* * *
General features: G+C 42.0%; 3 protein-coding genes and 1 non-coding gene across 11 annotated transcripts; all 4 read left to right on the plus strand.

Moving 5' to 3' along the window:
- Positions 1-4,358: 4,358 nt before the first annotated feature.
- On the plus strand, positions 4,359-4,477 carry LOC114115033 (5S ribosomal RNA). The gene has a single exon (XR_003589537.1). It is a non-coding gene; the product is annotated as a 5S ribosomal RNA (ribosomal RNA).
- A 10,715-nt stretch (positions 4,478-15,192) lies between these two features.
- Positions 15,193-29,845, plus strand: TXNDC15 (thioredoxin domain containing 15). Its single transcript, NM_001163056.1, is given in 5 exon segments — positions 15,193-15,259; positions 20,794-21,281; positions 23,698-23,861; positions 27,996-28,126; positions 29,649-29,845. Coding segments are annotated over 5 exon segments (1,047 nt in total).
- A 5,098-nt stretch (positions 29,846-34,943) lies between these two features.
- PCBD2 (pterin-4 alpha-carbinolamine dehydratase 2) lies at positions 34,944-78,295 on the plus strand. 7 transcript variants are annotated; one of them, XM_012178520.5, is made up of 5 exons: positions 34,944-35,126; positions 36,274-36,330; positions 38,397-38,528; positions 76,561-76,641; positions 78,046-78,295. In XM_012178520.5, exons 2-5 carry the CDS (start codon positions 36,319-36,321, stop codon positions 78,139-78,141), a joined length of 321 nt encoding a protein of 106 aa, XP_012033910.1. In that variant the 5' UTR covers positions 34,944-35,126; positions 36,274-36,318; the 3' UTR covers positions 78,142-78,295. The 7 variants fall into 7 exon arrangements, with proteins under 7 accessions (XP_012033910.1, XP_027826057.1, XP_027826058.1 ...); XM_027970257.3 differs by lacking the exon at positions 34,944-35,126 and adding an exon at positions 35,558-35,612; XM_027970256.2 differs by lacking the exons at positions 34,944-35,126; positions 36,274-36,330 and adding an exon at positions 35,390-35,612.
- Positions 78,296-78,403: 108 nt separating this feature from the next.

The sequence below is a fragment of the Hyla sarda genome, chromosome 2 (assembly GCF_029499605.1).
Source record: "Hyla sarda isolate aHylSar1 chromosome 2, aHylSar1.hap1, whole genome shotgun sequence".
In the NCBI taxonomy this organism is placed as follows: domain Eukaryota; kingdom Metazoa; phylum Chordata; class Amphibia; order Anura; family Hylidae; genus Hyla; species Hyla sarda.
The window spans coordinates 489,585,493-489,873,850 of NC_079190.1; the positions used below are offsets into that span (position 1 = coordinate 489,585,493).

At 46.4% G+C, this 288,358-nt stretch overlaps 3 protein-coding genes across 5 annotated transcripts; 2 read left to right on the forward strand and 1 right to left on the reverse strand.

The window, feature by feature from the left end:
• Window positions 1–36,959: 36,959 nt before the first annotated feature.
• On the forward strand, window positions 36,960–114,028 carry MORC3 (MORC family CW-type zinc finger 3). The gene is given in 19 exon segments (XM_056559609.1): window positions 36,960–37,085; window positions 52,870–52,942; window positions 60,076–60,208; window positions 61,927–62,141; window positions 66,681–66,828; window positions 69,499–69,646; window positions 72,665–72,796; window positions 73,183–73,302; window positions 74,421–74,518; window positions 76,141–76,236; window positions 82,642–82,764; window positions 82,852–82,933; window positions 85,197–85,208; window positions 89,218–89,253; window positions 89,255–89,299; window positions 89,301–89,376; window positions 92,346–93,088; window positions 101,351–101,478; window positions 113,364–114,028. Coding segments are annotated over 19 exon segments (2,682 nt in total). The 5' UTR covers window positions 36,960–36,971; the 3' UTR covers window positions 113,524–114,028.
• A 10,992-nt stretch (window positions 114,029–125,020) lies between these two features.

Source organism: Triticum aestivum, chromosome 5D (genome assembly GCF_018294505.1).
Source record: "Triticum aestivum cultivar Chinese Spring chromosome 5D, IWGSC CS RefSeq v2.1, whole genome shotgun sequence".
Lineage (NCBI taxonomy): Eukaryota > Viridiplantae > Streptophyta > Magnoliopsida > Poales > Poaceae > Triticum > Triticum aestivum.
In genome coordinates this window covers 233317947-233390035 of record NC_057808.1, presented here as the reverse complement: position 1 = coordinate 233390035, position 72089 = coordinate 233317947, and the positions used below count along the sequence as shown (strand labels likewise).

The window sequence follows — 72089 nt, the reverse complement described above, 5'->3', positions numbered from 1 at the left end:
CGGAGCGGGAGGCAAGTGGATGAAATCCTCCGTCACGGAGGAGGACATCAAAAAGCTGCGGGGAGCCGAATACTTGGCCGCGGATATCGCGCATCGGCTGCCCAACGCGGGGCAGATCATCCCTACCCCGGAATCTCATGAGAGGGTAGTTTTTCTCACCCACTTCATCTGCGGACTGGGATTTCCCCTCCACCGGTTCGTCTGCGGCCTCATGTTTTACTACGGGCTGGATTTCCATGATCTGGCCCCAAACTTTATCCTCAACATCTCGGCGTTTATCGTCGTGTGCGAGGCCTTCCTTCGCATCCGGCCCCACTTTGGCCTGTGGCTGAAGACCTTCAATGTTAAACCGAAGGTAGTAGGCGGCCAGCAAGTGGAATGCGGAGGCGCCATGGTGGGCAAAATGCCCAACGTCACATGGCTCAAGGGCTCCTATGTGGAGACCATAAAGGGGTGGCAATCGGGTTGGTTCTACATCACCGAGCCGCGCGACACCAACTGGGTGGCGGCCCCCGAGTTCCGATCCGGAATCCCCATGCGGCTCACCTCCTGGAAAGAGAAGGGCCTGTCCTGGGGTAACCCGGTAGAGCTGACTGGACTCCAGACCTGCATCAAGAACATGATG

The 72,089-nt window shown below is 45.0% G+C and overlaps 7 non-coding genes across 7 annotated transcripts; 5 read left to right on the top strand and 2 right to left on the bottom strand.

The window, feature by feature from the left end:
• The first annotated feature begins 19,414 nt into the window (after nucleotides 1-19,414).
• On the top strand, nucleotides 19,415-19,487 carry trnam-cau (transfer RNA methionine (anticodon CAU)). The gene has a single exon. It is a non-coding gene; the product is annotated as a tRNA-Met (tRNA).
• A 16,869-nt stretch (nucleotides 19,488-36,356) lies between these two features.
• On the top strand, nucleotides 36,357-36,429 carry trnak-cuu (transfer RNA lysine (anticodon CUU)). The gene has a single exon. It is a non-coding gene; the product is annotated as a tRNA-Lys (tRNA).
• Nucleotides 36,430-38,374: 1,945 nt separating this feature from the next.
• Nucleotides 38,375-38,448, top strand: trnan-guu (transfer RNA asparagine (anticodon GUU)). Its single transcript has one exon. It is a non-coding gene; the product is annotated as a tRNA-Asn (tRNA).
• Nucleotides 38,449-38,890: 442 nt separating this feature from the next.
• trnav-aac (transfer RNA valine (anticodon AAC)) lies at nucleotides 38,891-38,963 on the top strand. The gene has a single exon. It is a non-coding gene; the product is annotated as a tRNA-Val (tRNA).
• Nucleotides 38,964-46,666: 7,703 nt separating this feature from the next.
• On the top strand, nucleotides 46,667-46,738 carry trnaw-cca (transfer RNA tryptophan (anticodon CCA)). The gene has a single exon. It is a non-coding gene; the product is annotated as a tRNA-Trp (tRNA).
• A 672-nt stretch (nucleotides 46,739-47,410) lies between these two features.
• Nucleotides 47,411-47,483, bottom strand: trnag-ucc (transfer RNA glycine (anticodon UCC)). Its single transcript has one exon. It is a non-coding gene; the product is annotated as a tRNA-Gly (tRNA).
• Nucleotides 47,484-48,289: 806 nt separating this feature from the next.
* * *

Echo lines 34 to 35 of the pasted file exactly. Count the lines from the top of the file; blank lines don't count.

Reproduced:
• trnav-aac (transfer RNA valine (anticodon AAC)) lies at nucleotides 38,891-38,963 on the top strand. The gene has a single exon. It is a non-coding gene; the product is annotated as a tRNA-Val (tRNA).
• Nucleotides 38,964-46,666: 7,703 nt separating this feature from the next.